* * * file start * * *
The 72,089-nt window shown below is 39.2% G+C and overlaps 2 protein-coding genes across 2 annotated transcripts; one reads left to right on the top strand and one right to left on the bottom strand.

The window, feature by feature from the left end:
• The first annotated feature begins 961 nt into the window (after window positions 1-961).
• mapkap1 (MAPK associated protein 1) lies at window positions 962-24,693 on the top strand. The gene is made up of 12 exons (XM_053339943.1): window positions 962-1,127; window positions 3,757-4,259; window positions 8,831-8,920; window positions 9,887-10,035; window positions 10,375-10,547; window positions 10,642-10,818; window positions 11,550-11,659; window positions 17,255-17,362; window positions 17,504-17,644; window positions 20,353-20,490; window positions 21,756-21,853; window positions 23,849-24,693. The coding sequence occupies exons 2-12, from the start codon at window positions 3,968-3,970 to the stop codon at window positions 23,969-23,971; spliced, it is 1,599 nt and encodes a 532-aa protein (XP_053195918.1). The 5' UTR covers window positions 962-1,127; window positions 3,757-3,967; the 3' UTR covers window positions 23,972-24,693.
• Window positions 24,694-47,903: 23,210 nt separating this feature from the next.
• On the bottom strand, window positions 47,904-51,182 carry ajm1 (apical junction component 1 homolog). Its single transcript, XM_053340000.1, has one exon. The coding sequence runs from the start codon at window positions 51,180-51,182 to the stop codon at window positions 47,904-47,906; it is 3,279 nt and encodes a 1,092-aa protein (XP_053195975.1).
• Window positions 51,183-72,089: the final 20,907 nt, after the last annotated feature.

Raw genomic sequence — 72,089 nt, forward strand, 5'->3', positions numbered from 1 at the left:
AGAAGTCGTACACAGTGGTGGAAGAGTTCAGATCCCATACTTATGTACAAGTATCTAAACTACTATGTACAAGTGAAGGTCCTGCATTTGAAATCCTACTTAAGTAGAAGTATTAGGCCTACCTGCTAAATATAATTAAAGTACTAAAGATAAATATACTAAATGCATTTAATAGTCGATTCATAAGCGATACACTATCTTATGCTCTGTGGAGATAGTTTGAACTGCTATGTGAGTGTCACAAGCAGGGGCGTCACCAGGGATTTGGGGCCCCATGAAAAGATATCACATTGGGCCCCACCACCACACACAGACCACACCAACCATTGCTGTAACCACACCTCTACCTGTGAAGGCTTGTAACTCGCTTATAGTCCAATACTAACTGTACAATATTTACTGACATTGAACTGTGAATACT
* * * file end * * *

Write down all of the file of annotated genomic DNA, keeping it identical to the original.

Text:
The 72,089-nt window shown below is 39.2% G+C and overlaps 2 protein-coding genes across 2 annotated transcripts; one reads left to right on the top strand and one right to left on the bottom strand.

The window, feature by feature from the left end:
• The first annotated feature begins 961 nt into the window (after window positions 1-961).
• mapkap1 (MAPK associated protein 1) lies at window positions 962-24,693 on the top strand. The gene is made up of 12 exons (XM_053339943.1): window positions 962-1,127; window positions 3,757-4,259; window positions 8,831-8,920; window positions 9,887-10,035; window positions 10,375-10,547; window positions 10,642-10,818; window positions 11,550-11,659; window positions 17,255-17,362; window positions 17,504-17,644; window positions 20,353-20,490; window positions 21,756-21,853; window positions 23,849-24,693. The coding sequence occupies exons 2-12, from the start codon at window positions 3,968-3,970 to the stop codon at window positions 23,969-23,971; spliced, it is 1,599 nt and encodes a 532-aa protein (XP_053195918.1). The 5' UTR covers window positions 962-1,127; window positions 3,757-3,967; the 3' UTR covers window positions 23,972-24,693.
• Window positions 24,694-47,903: 23,210 nt separating this feature from the next.
• On the bottom strand, window positions 47,904-51,182 carry ajm1 (apical junction component 1 homolog). Its single transcript, XM_053340000.1, has one exon. The coding sequence runs from the start codon at window positions 51,180-51,182 to the stop codon at window positions 47,904-47,906; it is 3,279 nt and encodes a 1,092-aa protein (XP_053195975.1).
• Window positions 51,183-72,089: the final 20,907 nt, after the last annotated feature.

Raw genomic sequence — 72,089 nt, forward strand, 5'->3', positions numbered from 1 at the left:
AGAAGTCGTACACAGTGGTGGAAGAGTTCAGATCCCATACTTATGTACAAGTATCTAAACTACTATGTACAAGTGAAGGTCCTGCATTTGAAATCCTACTTAAGTAGAAGTATTAGGCCTACCTGCTAAATATAATTAAAGTACTAAAGATAAATATACTAAATGCATTTAATAGTCGATTCATAAGCGATACACTATCTTATGCTCTGTGGAGATAGTTTGAACTGCTATGTGAGTGTCACAAGCAGGGGCGTCACCAGGGATTTGGGGCCCCATGAAAAGATATCACATTGGGCCCCACCACCACACACAGACCACACCAACCATTGCTGTAACCACACCTCTACCTGTGAAGGCTTGTAACTCGCTTATAGTCCAATACTAACTGTACAATATTTACTGACATTGAACTGTGAATACT